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Friday, November 1, 2013

Why two MVP awards?

Now that the tournament is complete the next thing, other than the juicy and continuing verbal battle between Alex Rodriguez and Allan Huber "Bud" Selig, are the two big awards: Most Valuable Player (MVP) and Cy Young (CY) for best pitcher.

Concerning A-Rod v. Selig, at least A-Rod kept both himself and his representatives quiet during the finals series, something he had not done in the past much to the consternation of Selig.  Selig did neither.  Both Selig and his minions ran their mouths while the series was being played.  Such is their antipathy for Rodriguez.  They're really out to get him.  This is building up to a really interesting confrontation.

But in the mean time we must amuse ourselves with the awards.

The modern MVP started in 1931 with a winner selected in each of the two major leagues: American and National.  That has continued through 2012 even though those two leagues merged into one, which I decided to refer to as the Major Baseball League (MBL) to emphasize that point, which has eluded both MBL management and the media with really bad results such as teams in a division playing different schedules, which impacts results much more than performance enhancing drugs (PED), including steroids.

The CY award was started in 1956 because pitchers were winning the MVP award too often.  In 1956 Don Newcombe won both CY and NL MVP.  Go figure.  There was only one CY award through 1966, then one in each league, same as MVP.  Ironically, just when it appeared that Sandy Koufax was going to win CY almost every year he suddenly retired after the 1966 season at age 30 because his left arm was about to fall off.  This should be a warning to old farts everywhere who babble about how tough men were when they were young.  Unfortunately, some of that babbling comes from Tom Seaver and, to a lesser extent, Nolan Ryan both of whom pitched tons of innings forever, especially Ryan, who invites suspicion because his late career numbers strongly suggest a chemically enhanced pitcher.  See my most viewed post:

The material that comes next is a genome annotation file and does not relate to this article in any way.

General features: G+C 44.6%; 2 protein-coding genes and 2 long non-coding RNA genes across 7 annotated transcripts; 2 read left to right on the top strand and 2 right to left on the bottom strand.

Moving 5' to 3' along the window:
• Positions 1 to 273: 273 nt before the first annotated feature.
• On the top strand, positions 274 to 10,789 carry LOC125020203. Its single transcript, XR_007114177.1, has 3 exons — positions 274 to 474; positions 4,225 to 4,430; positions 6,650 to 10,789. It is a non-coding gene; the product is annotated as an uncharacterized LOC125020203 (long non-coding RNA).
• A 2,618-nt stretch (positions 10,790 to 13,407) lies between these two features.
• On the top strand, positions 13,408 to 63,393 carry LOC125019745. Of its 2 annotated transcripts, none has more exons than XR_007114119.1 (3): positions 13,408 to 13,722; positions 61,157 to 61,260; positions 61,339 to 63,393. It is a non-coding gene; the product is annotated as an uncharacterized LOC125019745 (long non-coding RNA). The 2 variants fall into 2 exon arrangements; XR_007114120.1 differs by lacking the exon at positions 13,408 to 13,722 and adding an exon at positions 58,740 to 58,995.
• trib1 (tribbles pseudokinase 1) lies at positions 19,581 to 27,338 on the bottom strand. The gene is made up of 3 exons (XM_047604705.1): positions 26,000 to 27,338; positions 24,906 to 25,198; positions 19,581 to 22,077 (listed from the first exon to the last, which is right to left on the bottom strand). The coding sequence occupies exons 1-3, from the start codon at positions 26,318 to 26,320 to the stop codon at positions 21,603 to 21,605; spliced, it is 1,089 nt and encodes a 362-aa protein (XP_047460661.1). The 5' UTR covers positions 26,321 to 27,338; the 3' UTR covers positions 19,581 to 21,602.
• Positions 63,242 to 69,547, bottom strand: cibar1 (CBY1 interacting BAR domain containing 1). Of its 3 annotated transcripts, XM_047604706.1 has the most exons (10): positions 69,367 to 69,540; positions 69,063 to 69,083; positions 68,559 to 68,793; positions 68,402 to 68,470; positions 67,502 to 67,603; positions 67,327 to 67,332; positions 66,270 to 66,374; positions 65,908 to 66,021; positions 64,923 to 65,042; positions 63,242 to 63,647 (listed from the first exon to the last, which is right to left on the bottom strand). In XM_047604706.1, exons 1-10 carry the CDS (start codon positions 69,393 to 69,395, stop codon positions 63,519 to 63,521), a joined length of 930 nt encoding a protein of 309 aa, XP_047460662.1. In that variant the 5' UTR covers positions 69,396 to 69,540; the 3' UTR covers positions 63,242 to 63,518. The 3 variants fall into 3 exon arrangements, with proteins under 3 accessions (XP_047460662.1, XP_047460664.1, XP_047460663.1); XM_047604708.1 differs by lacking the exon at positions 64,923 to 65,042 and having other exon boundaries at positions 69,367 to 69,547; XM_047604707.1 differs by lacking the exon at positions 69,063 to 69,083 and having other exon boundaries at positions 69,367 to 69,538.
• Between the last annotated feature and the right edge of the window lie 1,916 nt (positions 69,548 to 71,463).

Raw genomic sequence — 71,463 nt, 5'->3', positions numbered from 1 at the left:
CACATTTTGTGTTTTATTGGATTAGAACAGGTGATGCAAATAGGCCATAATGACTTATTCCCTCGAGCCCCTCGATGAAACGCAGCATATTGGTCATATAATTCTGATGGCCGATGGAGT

Tuesday, August 31, 2010  More on possible steroid use by Nolan Ryan.

How have the other two team sports handled awards after mergers?

The National Football League (NFL) started in 1922.  The American Football League (AFL) started in 1960.  They merged following the 1969 season with three NFL teams joining a new American Conference and the remaining NFL teams forming a National Conference in the NFL.  See the model for understanding the baseball mess?

The NFL MVP seems to have started in 1957 with the award going to Jimmy Brown.  Abner Haynes won the first AFL MVP in 1960.  In the final season before the merger, 1969:
NFL: Roman Gabriel
AFL: Joe Namath and Daryle Lamonica.

Then for the 1970 season: John Brodie, San Francisco 49ers, Quarterback of the National Conference in the NFL.  No separate MVP for the American Conference.  The first NFL MVP from the American Conference was in 1973: O.J. Simpson, Buffalo Bills, Running back.

The National  Basketball Association (NBA) started in the late 1940s and Bob Pettit was its first MVP for the 1955-1956 season.  Last MVP before the merger: 1975–76 Kareem Abdul-Jabbar, Center, Los Angeles Lakers.

The first season of the American Basketball Association (ABA) was 1967–1968.  First MVP: Connie Hawkins, Forward/Center, Pittsburgh Pipers.  Last MVP: 1975–76 Julius Erving, Forward, New York Nets.

Abdul-Jabbar won the first MVP of the new merged league in 1976-1977.  The NBA formed two conferences: East and West.  I think the only merged NBA MVP from an old ABA team was Tim Duncan, Forward/Center, San Antonio Spurs who won for 2001-2002 and 2002-2003.

OK, you get the idea: two leagues merge and there's only one award.  If you're still clinging to the delusion that the two old baseball leagues never merged and that their identities have meaning, consider this: a 15 year old kid thinks that the Boston Red Sox are a dynasty.

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